Basic Corrective Techniques
In these techniques, K-Tape can be applied with maximum tension and tape ends unstretched for functional correction or it can be applied at tensions varying between 40 and 80% for correction of fascial adhesions. The purpose of these techniques is to unload the fascial tissue, support joints, and reduce pain.
The video below shows a demonstration of one of the application techniques of K-Tape for Lateral Epicondylitis (Tennis Elbow)
How to use K-Tape in your practice
- Certify through the K-Taping Academy.
- Purchase products are proven to be safe and effective, such as K-Tape Biviax products.
- Decide which of your patients would benefit from K-Taping techniques.
- Remember to review the contraindications and teach your patients how to care for their tape. Give them clear instructions.
- Stay within your scope of practice and bill patients for your time and product as indicated.
The online healthcare course from OrthoCanada on Embodia Academy is free for Embodia Members, learn more about Embodia Memberships here.
About the K-Tape Certification
There are a number of K-Taping certifications available through K-Taping Academy Canada. Some of the available options are listed below:
- K-Taping Pro Live Virtual Course
- K-Taping Women’s Health
- K-Taping Pediatrics
Other K-Taping blogs and courses on Embodia
Date written: 2 Feb 2023
Last update: 25 July 2023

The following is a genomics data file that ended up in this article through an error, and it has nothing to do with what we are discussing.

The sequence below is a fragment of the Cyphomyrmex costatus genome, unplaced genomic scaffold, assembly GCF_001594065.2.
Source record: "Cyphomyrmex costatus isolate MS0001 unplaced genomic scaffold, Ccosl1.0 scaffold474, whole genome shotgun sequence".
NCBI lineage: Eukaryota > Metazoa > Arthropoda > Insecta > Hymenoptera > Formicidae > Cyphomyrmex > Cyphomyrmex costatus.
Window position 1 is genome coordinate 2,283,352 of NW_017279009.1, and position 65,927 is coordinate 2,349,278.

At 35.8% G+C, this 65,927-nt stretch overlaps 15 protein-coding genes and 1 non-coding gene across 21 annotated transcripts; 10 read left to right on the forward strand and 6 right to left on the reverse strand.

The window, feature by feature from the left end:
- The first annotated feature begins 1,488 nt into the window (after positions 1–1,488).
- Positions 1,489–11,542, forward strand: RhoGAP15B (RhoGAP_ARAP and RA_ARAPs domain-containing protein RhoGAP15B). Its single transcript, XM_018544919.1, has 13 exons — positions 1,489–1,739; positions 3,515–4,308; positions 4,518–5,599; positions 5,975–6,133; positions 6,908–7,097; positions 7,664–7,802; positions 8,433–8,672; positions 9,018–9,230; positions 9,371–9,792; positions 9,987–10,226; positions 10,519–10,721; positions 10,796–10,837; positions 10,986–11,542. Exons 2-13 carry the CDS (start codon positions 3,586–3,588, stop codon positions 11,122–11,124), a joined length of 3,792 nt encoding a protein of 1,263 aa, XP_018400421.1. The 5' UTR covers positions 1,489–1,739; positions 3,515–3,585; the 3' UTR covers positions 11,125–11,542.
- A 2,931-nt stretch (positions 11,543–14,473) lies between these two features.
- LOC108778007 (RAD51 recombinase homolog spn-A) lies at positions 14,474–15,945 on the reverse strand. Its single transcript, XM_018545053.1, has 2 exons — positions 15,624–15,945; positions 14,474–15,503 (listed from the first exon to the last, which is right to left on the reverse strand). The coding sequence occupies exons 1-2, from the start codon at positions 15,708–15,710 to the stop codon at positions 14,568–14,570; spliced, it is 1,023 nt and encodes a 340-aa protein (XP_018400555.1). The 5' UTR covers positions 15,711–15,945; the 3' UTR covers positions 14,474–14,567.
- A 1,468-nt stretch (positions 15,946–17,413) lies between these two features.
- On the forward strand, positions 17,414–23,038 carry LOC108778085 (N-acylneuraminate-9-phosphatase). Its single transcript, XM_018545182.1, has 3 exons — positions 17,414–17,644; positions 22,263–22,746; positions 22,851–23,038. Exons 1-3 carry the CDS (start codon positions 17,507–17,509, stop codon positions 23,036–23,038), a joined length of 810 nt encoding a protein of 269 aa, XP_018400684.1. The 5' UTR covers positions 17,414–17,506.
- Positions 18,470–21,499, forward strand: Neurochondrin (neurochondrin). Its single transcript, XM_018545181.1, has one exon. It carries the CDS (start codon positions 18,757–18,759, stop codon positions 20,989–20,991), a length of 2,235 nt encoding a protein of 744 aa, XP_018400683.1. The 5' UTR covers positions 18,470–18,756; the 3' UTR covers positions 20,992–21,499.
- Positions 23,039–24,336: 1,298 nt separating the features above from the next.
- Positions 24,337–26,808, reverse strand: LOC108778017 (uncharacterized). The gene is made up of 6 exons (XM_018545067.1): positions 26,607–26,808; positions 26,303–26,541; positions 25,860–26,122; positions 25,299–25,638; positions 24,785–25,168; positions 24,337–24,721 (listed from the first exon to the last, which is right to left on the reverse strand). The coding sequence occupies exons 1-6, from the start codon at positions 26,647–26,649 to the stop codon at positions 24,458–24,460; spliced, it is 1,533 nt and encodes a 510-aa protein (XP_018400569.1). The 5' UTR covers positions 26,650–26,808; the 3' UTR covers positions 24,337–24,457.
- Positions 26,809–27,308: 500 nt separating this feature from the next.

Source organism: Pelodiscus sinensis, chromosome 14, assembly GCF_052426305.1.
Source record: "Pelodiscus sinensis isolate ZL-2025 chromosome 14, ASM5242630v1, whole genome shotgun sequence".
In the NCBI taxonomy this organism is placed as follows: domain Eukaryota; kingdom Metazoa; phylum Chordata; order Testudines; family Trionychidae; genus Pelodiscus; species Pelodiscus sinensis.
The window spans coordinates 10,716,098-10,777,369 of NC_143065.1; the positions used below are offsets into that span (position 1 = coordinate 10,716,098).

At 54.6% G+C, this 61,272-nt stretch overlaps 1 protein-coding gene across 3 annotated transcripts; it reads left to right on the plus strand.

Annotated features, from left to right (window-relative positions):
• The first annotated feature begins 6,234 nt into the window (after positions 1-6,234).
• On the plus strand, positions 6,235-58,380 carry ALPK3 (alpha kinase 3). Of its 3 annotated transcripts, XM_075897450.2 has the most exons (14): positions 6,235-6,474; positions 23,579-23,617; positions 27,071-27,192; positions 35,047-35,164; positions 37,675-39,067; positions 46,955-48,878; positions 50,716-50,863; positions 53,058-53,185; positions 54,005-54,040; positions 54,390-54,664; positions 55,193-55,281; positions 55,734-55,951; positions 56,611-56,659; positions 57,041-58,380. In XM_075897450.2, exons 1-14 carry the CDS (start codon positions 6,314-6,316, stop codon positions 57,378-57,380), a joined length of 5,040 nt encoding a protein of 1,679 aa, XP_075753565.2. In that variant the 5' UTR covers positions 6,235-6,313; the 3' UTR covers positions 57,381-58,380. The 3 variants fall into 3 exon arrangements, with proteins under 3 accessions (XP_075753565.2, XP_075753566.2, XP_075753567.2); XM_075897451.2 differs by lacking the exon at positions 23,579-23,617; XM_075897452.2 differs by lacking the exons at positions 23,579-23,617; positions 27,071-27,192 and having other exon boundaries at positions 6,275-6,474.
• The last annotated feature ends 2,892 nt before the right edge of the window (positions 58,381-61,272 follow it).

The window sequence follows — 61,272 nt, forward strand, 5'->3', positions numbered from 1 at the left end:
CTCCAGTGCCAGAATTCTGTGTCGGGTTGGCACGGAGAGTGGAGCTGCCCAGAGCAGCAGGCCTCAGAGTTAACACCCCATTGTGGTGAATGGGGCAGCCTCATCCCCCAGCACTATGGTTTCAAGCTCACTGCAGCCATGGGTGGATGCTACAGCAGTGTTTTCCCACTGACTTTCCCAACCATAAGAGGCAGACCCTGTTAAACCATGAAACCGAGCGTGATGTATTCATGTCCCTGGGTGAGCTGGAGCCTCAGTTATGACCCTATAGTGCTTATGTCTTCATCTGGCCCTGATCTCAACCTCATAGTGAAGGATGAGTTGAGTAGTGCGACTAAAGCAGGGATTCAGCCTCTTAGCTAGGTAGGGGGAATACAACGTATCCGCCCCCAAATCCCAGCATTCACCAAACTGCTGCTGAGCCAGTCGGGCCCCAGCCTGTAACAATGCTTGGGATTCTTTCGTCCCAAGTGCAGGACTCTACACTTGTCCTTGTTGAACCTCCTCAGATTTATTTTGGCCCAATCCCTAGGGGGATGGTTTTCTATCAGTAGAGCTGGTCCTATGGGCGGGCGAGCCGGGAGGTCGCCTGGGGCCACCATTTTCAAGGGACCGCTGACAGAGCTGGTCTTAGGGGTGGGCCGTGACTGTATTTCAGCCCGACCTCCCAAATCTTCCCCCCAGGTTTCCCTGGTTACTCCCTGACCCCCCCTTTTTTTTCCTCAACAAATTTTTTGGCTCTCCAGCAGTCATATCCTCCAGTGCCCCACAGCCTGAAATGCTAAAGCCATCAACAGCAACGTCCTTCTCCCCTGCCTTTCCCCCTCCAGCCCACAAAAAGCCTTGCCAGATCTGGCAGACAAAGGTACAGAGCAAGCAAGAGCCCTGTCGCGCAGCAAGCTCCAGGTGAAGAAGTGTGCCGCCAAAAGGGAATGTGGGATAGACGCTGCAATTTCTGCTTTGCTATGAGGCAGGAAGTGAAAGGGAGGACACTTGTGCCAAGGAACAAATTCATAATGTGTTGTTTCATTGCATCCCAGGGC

OrthoCanada is a leading expert in the design and distribution of physiotherapy equipment and supplies to the Canadian rehab industry.
Founded in 1989, OrthoCanada has offices in Gatineau-Ottawa, Vancouver and Kitchener-Waterloo to provide technical support to healthcare professionals in the fields of physiotherapy, occupational therapy, sports medicine, osteopathy, chiropractic, athletic therapy, kinesiology, acupuncture and massage therapy and in diverse environments, including clinics, hospitals, rehabilitation centres, universities and colleges, recreational centres, sports teams and associations.
Our product range includes electrophysical agents, modalities, exercise equipment, treatment furniture, orthopedic and postural supports, diagnostic devices and clinic supplies. OrthoCanada is the Canadian distributor for Nustep, Seers Medical, K-Tape, BTL Physiotherapy, ITO Physiotherapy, Multi Radiance Medical, Patient Media, Torex and more.
Lois Pohlod is a Registered International Sports Physiotherapist living in Calgary, Alberta. Lois graduated from McGill University with a BSc. in Physical Therapy. As a Sports Physiotherapist Lois has had the opportunity to work with Canada’s top athletes. Lois was a member of the Canadian Health and Science team for the 1997 & 2013 Summer World University (FISU) Games, the 1999 & 2011 Pan American Games, and the 2002 Commonwealth Games in Manchester, England. She was the Chief Therapist at both the 2013 Winter FISU Games and the 2014 Commonwealth Games in Glasgow, and the 2019 Pan American Games in Lima, Peru.
Lois has been a physiotherapist at the Olympic Games on four occasions – the 2004 Games in Athens, the 2010 Winter Olympics in Vancouver, as the Chief Therapist in Rio de Janeiro in 2016, and as Chief Therapist for Tokyo 2020. As the Sport Physiotherapist with Team Canada’s National Women’s Hockey Team in 2000 & 2004, she experienced the thrill of winning two world championship gold medals.
Lois was presented with the Lifetime Member Award at the CPA Congress 2016. In addition to Sport Physiotherapy Canada interests, Lois uses her training in acupuncture and manual therapy along with K-Taping techniques in the treatment of all active Canadians.